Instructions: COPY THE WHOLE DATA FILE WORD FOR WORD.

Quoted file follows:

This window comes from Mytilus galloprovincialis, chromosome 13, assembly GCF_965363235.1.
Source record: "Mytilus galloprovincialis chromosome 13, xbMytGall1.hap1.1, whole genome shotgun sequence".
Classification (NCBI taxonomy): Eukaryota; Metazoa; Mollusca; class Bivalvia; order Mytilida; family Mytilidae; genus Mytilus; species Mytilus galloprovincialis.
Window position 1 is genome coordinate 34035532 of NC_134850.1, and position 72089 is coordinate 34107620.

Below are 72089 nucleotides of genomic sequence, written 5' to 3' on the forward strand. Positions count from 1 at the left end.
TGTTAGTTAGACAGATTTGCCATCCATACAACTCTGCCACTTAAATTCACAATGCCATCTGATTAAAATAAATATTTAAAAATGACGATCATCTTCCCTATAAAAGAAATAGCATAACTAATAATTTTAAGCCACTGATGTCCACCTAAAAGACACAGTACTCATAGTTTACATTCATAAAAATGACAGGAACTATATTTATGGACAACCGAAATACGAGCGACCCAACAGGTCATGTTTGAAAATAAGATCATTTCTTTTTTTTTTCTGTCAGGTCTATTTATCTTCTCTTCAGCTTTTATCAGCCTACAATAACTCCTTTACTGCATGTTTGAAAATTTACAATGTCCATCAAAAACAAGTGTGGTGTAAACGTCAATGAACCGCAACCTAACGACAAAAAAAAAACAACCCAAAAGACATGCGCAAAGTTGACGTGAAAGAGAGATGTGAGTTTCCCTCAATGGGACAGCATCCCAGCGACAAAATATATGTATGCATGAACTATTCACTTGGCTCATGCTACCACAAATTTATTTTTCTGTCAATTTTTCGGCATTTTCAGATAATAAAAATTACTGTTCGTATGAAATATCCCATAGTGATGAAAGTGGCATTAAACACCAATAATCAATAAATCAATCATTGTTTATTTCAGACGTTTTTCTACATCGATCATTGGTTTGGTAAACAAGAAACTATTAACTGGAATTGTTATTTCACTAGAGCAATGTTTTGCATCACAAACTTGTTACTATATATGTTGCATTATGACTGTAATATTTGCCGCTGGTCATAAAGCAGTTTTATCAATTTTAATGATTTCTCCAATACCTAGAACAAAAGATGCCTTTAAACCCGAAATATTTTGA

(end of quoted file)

This window comes from Mytilus galloprovincialis, chromosome 13, assembly GCF_965363235.1.
Source record: "Mytilus galloprovincialis chromosome 13, xbMytGall1.hap1.1, whole genome shotgun sequence".
Classification (NCBI taxonomy): Eukaryota; Metazoa; Mollusca; class Bivalvia; order Mytilida; family Mytilidae; genus Mytilus; species Mytilus galloprovincialis.
Window position 1 is genome coordinate 34035532 of NC_134850.1, and position 72089 is coordinate 34107620.

Below are 72089 nucleotides of genomic sequence, written 5' to 3' on the forward strand. Positions count from 1 at the left end.
TGTTAGTTAGACAGATTTGCCATCCATACAACTCTGCCACTTAAATTCACAATGCCATCTGATTAAAATAAATATTTAAAAATGACGATCATCTTCCCTATAAAAGAAATAGCATAACTAATAATTTTAAGCCACTGATGTCCACCTAAAAGACACAGTACTCATAGTTTACATTCATAAAAATGACAGGAACTATATTTATGGACAACCGAAATACGAGCGACCCAACAGGTCATGTTTGAAAATAAGATCATTTCTTTTTTTTTTCTGTCAGGTCTATTTATCTTCTCTTCAGCTTTTATCAGCCTACAATAACTCCTTTACTGCATGTTTGAAAATTTACAATGTCCATCAAAAACAAGTGTGGTGTAAACGTCAATGAACCGCAACCTAACGACAAAAAAAAAACAACCCAAAAGACATGCGCAAAGTTGACGTGAAAGAGAGATGTGAGTTTCCCTCAATGGGACAGCATCCCAGCGACAAAATATATGTATGCATGAACTATTCACTTGGCTCATGCTACCACAAATTTATTTTTCTGTCAATTTTTCGGCATTTTCAGATAATAAAAATTACTGTTCGTATGAAATATCCCATAGTGATGAAAGTGGCATTAAACACCAATAATCAATAAATCAATCATTGTTTATTTCAGACGTTTTTCTACATCGATCATTGGTTTGGTAAACAAGAAACTATTAACTGGAATTGTTATTTCACTAGAGCAATGTTTTGCATCACAAACTTGTTACTATATATGTTGCATTATGACTGTAATATTTGCCGCTGGTCATAAAGCAGTTTTATCAATTTTAATGATTTCTCCAATACCTAGAACAAAAGATGCCTTTAAACCCGAAATATTTTGA